— Medoline Selwyn's Work • Mrs. J. J. Colter

... intervention of fields of lucerne and saintfoin, orchards and vineyards; the country is rich, well clothed with wood, and varied with rising grounds, and studded with chateaux; there are more carriages on the roads and bustle in the inns, and your approach to the capital is very obvious. Yet there are strong marks of poverty in the villages, which contain no houses adapted to the accommodation of the middling ranks of society; the soil is richer, but the implements of ...
— Travels in France during the years 1814-1815 • Archibald Alison

... crowded together in long rows, with the smoke from the mills and shops hanging in a cloud over them all the week. Busy, grimy men lived there, careless, tired women, and a throng of children, some neglected, some apparently well-tended, but all poor. In the midst of this bustle and smoke Mr. Leslie lived and worked. When he first came to Westerton, this chapel was almost deserted, but now it was filled with a congregation of its own, a congregation drawn from the neighboring houses, the laborers ...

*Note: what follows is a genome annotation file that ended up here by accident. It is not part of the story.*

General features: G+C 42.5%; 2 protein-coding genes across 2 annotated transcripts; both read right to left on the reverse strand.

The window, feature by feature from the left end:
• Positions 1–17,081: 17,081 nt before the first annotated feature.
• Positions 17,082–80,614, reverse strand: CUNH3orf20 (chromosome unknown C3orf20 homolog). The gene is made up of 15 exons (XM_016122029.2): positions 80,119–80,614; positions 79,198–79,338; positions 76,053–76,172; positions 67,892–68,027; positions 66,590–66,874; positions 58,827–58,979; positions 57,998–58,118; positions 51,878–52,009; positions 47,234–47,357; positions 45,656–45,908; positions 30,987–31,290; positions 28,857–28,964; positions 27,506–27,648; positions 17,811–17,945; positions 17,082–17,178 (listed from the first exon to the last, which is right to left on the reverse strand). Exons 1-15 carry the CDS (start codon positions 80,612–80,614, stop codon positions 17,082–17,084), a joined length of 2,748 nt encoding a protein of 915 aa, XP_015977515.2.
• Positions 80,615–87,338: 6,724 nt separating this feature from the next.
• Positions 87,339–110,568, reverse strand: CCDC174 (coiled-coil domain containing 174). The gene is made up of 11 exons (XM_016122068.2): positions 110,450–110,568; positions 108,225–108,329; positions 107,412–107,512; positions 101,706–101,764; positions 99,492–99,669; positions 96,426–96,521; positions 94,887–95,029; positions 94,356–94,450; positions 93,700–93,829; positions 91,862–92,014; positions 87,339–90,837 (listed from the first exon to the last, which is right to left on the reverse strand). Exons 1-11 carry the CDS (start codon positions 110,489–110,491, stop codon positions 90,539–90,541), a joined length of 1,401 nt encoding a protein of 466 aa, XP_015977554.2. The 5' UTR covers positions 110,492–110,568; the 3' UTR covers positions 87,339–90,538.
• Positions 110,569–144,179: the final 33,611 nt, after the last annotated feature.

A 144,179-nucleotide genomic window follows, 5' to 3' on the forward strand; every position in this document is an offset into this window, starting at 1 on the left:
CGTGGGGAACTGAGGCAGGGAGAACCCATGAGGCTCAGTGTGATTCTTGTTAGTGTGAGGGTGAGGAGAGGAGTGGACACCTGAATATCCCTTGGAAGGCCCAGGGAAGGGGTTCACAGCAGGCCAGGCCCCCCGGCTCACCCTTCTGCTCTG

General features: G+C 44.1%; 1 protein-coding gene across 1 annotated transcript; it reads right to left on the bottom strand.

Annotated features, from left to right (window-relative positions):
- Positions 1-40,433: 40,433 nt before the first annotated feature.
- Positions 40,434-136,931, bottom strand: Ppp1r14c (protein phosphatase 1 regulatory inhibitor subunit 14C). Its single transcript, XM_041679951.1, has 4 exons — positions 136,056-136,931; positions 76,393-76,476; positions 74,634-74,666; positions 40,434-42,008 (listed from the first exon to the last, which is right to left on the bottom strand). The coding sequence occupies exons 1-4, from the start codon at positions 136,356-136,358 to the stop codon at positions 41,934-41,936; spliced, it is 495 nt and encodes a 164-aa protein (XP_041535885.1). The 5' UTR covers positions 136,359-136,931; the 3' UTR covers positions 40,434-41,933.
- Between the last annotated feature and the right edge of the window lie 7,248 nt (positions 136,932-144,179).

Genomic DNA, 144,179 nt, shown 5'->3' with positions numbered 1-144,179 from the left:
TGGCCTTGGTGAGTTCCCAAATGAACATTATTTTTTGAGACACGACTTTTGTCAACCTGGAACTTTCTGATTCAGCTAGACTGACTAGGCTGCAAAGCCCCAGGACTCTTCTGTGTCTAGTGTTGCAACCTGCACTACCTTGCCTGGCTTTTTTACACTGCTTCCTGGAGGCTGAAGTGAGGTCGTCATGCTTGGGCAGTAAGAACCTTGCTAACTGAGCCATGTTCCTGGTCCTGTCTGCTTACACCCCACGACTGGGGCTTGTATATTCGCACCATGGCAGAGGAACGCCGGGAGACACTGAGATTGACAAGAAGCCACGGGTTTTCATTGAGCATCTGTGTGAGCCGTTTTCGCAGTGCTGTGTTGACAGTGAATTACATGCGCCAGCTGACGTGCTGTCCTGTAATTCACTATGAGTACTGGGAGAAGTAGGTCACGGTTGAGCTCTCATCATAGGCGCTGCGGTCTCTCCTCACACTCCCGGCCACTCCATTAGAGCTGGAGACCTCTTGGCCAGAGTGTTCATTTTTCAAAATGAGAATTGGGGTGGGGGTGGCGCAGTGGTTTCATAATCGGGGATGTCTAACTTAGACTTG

— The Old Stone House • Anne March

... not with her. Even someone far better used to the bustle and confusion of the city might well have been at a loss. It was the luncheon hour, and from all the buildings hundreds of people were pouring out, making the streets seem fuller than ever. And it was not long before Bessie decided with a sigh that she must give up, and find her way ...
— The Camp Fire Girls on the Farm - Or, Bessie King's New Chum • Jane L. Stewart

... rise now and calm herself, for a bustle in the street announced the noisy arrival of several horsemen. A few moments, and Jerome's voice called me from below to make ...
— The Black Wolf's Breed - A Story of France in the Old World and the New, happening - in the Reign of Louis XIV • Harris Dickson